African American businessman and religious leader Preston Taylor was born in Shreveport, Louisiana, on November 7, 1849, of slave parents. Taylor served as a drummer boy in the Union army during the siege of Richmond, Virginia. After the Civil War, he traveled throughout the North, settling in Mount Sterling, Kentucky, where he served as a minister. Taylor also secured a contract to build several sections of the Big Sandy Railway from Mount Sterling to Richmond, Virginia. After this business venture and extensive work in the Christian (Disciples of Christ) church, he moved to Nashville in 1884. He soon emerged as one of the city’s most influential African American business and religious leaders.
In 1887 Taylor purchased thirty-seven acres of land at Elm Hill Pike and Spence Lane and established Greenwood, Nashville’s second oldest black cemetery, on the property. In 1888 he founded Taylor Funeral Company at 449 North Cherry Street (now Fourth Avenue). In 1905 Taylor purchased land at the corner of Spence Lane and Lebanon Road and established the Greenwood Recreational Park for Negroes. The park contained elaborate fountains, gardens, a baseball park, rides, bandstands, and special attractions. The annual State Colored Fair, which attracted as many as fourteen thousand attendees in a single day, was held on the site. Taylor’s horse-drawn “pleasure wagons” met streetcars at the Green-Fairfield Street turnaround and took customers to the Lebanon Road park entrance. Twice mysterious fires threatened to destroy the park. Otherwise, there was no challenge to Greenwood Park until Hadley Park, the first city-owned park for blacks, opened in 1912.
Taylor also served as minister of the Gay Street Christian Church, founded in 1855 as the African American congregation of the white Vine Street First Christian Church. Following an 1891 controversy, Taylor and a part of the congregation left the Gay Street Colored Christian Church and established a church in a doctor’s office building on Spruce Street (now Eighth Street). In 1903 the congregation completed a church building on Lea Avenue near Lafayette Street. After Taylor’s death, the two congregations united into today’s Gay-Lea Christian Church located on Osage Street.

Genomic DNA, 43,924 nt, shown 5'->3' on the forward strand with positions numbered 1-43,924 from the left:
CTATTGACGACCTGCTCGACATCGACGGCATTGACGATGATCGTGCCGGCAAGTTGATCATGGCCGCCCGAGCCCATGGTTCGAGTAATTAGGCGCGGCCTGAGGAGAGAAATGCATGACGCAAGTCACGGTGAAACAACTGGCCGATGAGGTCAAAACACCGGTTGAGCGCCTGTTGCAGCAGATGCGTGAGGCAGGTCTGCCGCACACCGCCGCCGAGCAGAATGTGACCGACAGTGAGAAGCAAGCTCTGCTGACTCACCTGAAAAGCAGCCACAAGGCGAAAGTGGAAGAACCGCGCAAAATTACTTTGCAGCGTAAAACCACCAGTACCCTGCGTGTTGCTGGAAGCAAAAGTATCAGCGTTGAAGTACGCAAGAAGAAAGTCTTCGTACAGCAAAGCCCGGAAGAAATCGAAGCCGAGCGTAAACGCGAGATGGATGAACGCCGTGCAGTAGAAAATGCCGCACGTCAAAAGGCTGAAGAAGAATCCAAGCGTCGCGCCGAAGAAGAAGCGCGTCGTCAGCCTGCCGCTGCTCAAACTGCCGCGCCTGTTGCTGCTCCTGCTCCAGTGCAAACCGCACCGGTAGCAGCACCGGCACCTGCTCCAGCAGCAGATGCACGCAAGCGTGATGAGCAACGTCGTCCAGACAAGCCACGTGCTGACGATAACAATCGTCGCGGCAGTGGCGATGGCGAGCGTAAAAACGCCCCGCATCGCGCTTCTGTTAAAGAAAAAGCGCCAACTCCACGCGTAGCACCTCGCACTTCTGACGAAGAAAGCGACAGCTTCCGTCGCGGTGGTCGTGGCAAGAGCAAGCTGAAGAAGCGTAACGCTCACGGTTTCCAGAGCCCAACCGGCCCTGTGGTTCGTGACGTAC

Among his other activities, Taylor organized the 1917 National Colored Christian Missionary Convention. He also was involved in the establishment of the Tennessee State Agricultural and Industrial State Normal School. He helped to organize several other Nashville black businesses, including the One Cent (Citizens) Savings and Trust Company Bank. As a businessman, undertaker, and influential minister, Taylor was one of Nashville’s most powerful black leaders.
Taylor married Georgia Gordon, one of the original Fisk Jubilee Singers. Their son, Preston, died as an infant in 1891, and Georgia Taylor died in 1913. Taylor then married Ida D. Mallory. When Taylor died in 1931, week-long ceremonies were held before his interment in Greenwood Cemetery. In 1951 a public housing project was named in his honor.